Growth, development and evolution – The parameters of change in a dynamic world
The challenges of change on a finite planet have rarely been felt as acutely by such a broad cross-section of humanity as they are in this day and age. Today, we witness the closing in of the parameters of choice from increasing societal demands for energy, material goods and commodities,
access to sources of clean water, air and soil, and higher standards of living on the one hand, and decreasing availability of non-renewable sources of energy, arable land, geopolitical stability and a more meaningful quality of life on the other. This article considers general approaches
to dealing with the mounting pressures caused by this narrowing of the funnel of strategic choice for human civilizational development in balanced harmony with Earth. It explores the limitations and assumptions inherent in models based on growth, development and evolution. By considering the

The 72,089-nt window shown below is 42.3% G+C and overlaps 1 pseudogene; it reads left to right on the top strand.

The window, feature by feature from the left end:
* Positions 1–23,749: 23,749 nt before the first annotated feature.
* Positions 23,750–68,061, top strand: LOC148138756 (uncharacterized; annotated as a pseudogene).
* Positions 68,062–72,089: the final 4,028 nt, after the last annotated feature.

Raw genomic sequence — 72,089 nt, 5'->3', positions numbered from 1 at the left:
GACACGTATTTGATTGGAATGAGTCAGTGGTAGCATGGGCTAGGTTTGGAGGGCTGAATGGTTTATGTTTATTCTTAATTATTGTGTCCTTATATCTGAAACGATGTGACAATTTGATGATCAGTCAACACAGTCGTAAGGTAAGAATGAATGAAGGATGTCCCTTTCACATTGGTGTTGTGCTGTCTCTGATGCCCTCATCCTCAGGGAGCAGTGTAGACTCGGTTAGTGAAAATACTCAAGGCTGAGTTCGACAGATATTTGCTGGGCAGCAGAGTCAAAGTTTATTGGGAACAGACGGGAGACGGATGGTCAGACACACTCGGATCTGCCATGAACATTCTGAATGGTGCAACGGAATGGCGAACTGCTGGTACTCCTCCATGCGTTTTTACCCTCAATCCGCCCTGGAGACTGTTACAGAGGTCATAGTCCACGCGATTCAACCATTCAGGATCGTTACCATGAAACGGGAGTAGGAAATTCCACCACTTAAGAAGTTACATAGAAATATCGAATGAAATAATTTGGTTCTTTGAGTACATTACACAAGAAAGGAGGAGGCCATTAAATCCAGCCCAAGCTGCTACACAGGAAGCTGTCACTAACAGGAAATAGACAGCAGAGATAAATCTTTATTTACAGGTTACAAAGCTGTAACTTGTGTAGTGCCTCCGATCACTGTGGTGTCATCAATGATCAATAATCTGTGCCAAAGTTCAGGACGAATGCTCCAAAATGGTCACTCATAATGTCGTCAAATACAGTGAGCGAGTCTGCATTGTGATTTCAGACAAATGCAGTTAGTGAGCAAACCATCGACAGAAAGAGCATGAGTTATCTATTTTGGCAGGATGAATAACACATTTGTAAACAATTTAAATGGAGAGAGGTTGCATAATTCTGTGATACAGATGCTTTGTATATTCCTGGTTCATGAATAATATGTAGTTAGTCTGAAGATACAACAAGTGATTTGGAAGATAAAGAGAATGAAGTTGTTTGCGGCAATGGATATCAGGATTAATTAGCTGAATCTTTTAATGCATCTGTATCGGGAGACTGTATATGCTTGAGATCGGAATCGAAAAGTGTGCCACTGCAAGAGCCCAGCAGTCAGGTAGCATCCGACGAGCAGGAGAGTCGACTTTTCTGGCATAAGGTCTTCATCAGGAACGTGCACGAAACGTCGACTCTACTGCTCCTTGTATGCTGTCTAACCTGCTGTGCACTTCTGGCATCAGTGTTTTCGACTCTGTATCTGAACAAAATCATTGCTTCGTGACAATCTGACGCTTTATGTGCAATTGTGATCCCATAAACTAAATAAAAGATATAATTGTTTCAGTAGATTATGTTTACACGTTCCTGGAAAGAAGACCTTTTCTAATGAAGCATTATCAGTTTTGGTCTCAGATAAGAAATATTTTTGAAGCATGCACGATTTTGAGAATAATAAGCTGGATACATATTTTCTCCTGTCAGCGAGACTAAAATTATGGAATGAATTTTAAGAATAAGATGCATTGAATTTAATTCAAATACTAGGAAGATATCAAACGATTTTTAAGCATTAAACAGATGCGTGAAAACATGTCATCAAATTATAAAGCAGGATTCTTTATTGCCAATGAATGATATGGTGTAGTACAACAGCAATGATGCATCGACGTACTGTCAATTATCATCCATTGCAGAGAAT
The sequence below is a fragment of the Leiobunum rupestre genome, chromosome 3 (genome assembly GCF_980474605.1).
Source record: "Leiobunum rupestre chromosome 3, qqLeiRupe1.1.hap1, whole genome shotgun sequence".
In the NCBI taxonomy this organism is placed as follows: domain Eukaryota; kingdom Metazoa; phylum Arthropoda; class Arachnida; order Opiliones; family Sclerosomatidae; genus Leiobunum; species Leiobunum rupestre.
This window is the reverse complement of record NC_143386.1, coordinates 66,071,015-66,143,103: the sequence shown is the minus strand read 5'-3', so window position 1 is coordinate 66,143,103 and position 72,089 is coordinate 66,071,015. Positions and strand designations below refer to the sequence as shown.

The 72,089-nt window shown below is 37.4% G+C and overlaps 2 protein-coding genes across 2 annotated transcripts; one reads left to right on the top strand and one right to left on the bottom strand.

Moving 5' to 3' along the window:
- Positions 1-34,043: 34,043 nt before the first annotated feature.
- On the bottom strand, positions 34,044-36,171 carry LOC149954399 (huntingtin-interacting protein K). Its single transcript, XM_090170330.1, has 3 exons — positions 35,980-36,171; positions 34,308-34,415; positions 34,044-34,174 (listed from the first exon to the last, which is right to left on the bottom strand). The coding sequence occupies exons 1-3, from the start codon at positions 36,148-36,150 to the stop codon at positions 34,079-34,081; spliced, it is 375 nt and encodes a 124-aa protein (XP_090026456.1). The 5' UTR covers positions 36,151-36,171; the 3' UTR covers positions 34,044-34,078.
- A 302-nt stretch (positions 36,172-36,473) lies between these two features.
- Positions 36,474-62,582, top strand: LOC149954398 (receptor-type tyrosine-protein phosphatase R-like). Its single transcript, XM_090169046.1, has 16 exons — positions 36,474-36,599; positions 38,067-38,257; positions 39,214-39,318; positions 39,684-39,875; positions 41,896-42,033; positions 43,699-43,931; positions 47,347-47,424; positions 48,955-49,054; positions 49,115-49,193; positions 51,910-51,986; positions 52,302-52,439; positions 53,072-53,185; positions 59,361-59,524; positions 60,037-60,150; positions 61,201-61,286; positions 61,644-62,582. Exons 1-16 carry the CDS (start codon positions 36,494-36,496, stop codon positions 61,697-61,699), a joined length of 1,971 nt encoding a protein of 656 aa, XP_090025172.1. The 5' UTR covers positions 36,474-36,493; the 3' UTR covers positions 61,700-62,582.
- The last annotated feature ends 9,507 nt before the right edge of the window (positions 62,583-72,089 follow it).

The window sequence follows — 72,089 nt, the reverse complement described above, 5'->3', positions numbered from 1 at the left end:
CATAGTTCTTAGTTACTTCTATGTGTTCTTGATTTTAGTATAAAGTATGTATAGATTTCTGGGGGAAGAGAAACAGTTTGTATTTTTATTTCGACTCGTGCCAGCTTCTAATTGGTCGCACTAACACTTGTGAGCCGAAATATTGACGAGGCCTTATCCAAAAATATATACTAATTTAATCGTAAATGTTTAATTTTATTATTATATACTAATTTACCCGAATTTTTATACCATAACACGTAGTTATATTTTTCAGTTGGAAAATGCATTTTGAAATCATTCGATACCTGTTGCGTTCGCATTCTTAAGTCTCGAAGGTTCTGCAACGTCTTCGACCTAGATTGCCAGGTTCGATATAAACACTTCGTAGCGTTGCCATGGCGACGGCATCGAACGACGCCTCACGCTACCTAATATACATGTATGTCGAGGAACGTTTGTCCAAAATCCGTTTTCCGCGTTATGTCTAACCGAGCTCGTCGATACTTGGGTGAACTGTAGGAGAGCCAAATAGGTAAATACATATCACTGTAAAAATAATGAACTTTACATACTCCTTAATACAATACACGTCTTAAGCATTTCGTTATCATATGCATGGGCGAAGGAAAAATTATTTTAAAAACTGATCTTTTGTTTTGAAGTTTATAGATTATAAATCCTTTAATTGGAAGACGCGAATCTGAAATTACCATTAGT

classical evolutionary economics of Joseph Schumpeter and the emerging evolutionary systems design perspective of contemporary evolutionary change agents, it surfaces key patterns in the quest for meaningful indices of progress. In the final analysis, this article argues for a humanistic and
essentially non-quantitative appreciation of life. It suggests that meaningful progress be advanced through the development of an evolutionarily attuned mindset, skillset and heartset, capable of grasping the often non-linear leaps of logic required for the cultivation of patterns of being
and becoming that foster global thrivability.